The General Assembly adjourned in late February. We want to update you on how some of our legislative priorities fared during the Session:
Access to health care
- Yet again, the General Assembly failed to expand Medicaid. Without Medicaid Expansion, hundreds of thousands of Virginians will go without healthcare coverage. Read our previous blog post on the importance of Medicaid Expansion in Virginia.
Family and child welfare
- VPLC, with partners, worked on efforts to provide support to young people who age out of the foster care system at 18. However, the final budget conference report cut funding to a program that would provide critical transitional services to youth aging out of foster care.
Domestic and sexual violence
- Victims of domestic and sexual violence who seek protective orders in General District Court will not have to pay the fees for their abusers to have a Guardian ad Litem appointed as counsel. Before this law passed, victims may have had to pay these fees, even though the victims themselves have no right to free counsel.
Public benefits and hunger
- The Senate budget includes funding to increase TANF benefits by 2.5 percent. It also includes funding to establish a back-to-school allowance program that would provide TANF families with school-age children an annual voucher to be used for purchasing school supplies and clothing. The last increase for TANF benefits occurred in 2000, and the one before that occurred in 1985. So an increase is well overdue.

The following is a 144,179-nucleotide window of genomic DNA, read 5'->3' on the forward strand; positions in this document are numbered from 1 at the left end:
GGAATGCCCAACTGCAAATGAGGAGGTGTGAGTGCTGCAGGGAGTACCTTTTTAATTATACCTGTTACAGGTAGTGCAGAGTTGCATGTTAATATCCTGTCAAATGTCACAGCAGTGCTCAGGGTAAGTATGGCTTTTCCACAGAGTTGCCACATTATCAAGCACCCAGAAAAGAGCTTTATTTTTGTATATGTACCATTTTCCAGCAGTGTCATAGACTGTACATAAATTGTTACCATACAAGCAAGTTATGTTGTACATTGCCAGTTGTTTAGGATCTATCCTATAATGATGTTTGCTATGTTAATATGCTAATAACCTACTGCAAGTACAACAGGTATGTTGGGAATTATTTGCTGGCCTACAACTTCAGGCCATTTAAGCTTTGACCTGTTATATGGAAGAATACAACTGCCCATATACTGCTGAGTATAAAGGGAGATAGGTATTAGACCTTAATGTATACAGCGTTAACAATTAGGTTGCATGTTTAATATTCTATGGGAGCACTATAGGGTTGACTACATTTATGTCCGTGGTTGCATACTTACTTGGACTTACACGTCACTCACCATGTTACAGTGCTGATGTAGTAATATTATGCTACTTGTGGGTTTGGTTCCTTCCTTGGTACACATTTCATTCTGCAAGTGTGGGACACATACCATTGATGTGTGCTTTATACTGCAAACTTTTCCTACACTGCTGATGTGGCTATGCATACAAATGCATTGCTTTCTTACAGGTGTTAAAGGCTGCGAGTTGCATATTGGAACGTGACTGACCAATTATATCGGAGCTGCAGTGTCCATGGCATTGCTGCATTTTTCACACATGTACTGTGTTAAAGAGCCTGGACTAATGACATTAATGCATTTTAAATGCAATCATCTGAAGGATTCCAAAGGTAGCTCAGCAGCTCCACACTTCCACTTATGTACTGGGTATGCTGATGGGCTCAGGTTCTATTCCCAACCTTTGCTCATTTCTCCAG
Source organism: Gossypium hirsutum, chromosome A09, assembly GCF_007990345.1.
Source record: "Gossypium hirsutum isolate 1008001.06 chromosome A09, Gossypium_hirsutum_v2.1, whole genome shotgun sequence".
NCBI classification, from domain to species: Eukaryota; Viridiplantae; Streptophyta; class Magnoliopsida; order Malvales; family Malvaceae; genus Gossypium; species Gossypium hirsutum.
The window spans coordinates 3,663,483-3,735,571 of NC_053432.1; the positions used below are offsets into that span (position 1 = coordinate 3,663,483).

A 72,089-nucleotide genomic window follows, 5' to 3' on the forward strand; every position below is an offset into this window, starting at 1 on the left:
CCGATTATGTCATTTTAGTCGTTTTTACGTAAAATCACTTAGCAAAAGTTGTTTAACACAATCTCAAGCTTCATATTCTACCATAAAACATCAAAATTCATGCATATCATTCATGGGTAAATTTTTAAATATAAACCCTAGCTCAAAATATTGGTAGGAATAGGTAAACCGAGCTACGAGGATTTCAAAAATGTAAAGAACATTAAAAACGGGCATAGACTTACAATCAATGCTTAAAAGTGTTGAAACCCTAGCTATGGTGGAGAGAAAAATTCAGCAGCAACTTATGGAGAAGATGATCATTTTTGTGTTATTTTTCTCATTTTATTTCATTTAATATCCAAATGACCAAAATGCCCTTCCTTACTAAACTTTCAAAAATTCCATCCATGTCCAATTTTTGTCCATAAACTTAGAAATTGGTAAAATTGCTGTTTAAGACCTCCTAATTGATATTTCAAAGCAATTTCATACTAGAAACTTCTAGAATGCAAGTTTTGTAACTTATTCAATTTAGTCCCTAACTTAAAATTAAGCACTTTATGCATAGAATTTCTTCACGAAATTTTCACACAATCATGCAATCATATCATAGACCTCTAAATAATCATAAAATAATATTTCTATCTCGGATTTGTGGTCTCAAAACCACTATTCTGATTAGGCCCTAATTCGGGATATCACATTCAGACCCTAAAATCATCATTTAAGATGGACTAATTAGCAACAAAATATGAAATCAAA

- A Bill was introduced in the House of Delegate regarding landlord/tenant rights. The Bill allowed landlords to put into their form leases a waiver of a servicemember’s right to postpone an eviction action brought against the servicemember and his or her family while the servicemember is deployed. This pre-dispute waiver is contrary to federal law and unfair to servicemembers. We explained the problem to the patron and he took it out of the Bill. Read our blog post on this issue.
- VPLC also supported a Bill that would have made it unlawful for housing providers to discriminate against veterans, including veterans who pay their rent with non-wage income (such as veterans’ benefits or a rent voucher). As hundreds of Virginia’s veterans must rely on financial assistance such as vouchers to help them afford housing, we saw this Bill as a critical companion to the effort to end veteran homelessness in Virginia. But faced with strong opposition to the bill from the Virginia Association of Realtors and apartment managers, the subcommittee that heard the bill chose to send it to the Housing Commission rather than advance it. VPLC will continue to fight to get veterans a right to decent, affordable rental housing.
- SB 750, a Bill that requires hospitals to give notice to patients, orally and in writing, if they have not been admitted as an inpatient but are in observation or other outpatient status, passed the House last week. Once signed by the Governor, it will become law on July 1.
- Thanks to the hard work of many, including VPLC, the conference budget report includes $500,000 in additional funding for the Public Guardianship Program.
- Payday lenders and car title lenders will continue to evade state regulations because the General Assembly did not close loopholes in Virginia laws. This continues to create an unfair marketplace for consumers and lenders that follow the law.
- VPLC has been heavily involved in this year’s fight for legislation to bring fair redistricting and greater transparency to the Virginia legislative process. It looks like we are not going to be successful in redistricting reform this year but this is just the beginning. Under our current system: Instead of voters picking our legislators, it’s the legislators who carefully pick their voters. This is a huge conflict of interest for politicians to draw their own districts. We’ll continue to update you throughout the year on our transparency efforts and changes in redistricting reform.
To read our legislative priorities from the 2015 session, please click here.